Research - Journalism Interactive

Embargoed for Release
Thursday, July 26, 2001, 1 p.m.

Journalism Interactive

New Attitudes, Tools and Techniques
Change Journalism's Landscape

A Study Conducted for:
Associated Press Managing Editors
Pew Center for Civic Journalism
National Conference of Editorial Writers

Conducted by:
Campaign Study Group
Springfield, Virginia

Detailed Findings Part Two

The Reporting Process

While technology has revolutionized many aspects of journalism, the editors painted a relatively low-tech and office-bound picture of how their reporters do their jobs. When asked what percent of the average reporter's news gathering was done in the field, estimates ranged from zero to 90 percent. Seventy-nine percent of all editors placed the percentage of time spent by reporters in the field between 20 percent and 59 percent. The average was 40 percent.

Nearly half of those surveyed indicated that their reporters spend between 40 percent and 59 percent of their reporting time on the telephone. Another 32 percent of the editors estimated the percentage somewhere between 20 and 39. Overall, editors estimated that their reporters spend 43 percent of their news gathering time on the telephone.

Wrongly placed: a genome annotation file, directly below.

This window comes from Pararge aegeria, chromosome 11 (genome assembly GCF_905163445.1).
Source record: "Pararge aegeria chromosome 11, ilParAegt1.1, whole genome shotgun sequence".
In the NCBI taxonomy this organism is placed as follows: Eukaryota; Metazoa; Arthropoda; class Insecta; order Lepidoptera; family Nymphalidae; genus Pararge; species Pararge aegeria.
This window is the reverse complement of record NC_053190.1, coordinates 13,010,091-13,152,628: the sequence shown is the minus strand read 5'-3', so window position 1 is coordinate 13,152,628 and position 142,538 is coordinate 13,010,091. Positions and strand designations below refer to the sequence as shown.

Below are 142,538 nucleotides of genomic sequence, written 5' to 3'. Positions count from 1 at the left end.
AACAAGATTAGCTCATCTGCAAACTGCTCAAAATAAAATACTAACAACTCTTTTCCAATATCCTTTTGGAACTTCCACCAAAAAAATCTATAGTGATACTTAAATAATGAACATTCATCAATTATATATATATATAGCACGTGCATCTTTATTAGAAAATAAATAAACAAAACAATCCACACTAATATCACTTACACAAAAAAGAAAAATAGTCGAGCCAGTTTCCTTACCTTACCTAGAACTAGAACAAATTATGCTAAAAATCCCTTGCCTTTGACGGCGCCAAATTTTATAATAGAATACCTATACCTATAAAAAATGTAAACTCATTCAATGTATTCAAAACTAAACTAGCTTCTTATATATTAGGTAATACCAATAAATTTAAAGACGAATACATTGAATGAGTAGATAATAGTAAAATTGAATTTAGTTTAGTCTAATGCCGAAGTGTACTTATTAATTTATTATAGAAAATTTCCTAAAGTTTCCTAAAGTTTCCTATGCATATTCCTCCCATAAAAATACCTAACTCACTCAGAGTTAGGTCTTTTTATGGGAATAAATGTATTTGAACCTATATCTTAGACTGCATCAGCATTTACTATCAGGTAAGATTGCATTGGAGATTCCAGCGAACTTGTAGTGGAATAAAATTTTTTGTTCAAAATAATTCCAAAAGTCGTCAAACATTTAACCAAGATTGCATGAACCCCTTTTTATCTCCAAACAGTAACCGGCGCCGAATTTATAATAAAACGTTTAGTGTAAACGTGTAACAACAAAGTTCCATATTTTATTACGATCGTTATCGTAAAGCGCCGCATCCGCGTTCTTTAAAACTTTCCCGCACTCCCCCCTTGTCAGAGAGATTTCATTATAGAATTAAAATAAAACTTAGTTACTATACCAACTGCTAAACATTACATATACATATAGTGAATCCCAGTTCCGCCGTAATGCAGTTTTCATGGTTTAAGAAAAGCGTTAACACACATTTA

Nine out of 10 editors expressed the view that the reporters they work with spend less than 20 percent of their time gathering news via e-mail. That varied only slightly across the circulation range. The average was 8 percent.

Lexis-Nexis remains largely the domain of research librarians. Forty-nine percent of all editors said their reporters spend absolutely none of their reporting time doing Lexis-Nexis searches, and another 49 percent indicated that their reporters spend 19 percent of their time or less on such activities. Estimates of the percentage of time spent by reporters on this type of news gathering averaged 3 percent.

However, use of Lexis-Nexis varies considerably across the circulation spectrum. Eighty-one percent of the editors representing the smallest newspapers said that their reporters make no use of this tool. Just 5 percent of the editors representing the largest newspapers indicated that their reporters make no use of the tool, while 92 percent said their typical reporter spends between 1 percent and 19 percent of his or her time doing such searches.